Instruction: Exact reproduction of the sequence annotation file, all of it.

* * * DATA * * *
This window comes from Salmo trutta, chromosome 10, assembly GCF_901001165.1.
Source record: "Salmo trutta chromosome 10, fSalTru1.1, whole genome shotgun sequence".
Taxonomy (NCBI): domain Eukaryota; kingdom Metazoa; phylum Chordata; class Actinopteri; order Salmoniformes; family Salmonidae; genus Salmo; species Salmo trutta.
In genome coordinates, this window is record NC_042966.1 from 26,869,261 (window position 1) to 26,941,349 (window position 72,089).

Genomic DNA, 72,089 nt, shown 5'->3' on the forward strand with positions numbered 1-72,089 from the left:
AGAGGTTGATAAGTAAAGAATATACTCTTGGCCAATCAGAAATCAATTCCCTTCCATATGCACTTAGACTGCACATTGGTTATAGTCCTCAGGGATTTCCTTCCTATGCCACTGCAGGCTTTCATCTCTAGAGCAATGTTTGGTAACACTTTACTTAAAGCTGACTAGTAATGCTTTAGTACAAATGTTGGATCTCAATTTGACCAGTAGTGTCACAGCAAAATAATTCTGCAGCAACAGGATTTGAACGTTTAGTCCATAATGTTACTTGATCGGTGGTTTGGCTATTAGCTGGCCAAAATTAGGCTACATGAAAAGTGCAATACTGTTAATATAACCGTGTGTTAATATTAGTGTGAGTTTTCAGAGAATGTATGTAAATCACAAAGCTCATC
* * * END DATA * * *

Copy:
This window comes from Salmo trutta, chromosome 10, assembly GCF_901001165.1.
Source record: "Salmo trutta chromosome 10, fSalTru1.1, whole genome shotgun sequence".
Taxonomy (NCBI): domain Eukaryota; kingdom Metazoa; phylum Chordata; class Actinopteri; order Salmoniformes; family Salmonidae; genus Salmo; species Salmo trutta.
In genome coordinates, this window is record NC_042966.1 from 26,869,261 (window position 1) to 26,941,349 (window position 72,089).

Genomic DNA, 72,089 nt, shown 5'->3' on the forward strand with positions numbered 1-72,089 from the left:
AGAGGTTGATAAGTAAAGAATATACTCTTGGCCAATCAGAAATCAATTCCCTTCCATATGCACTTAGACTGCACATTGGTTATAGTCCTCAGGGATTTCCTTCCTATGCCACTGCAGGCTTTCATCTCTAGAGCAATGTTTGGTAACACTTTACTTAAAGCTGACTAGTAATGCTTTAGTACAAATGTTGGATCTCAATTTGACCAGTAGTGTCACAGCAAAATAATTCTGCAGCAACAGGATTTGAACGTTTAGTCCATAATGTTACTTGATCGGTGGTTTGGCTATTAGCTGGCCAAAATTAGGCTACATGAAAAGTGCAATACTGTTAATATAACCGTGTGTTAATATTAGTGTGAGTTTTCAGAGAATGTATGTAAATCACAAAGCTCATC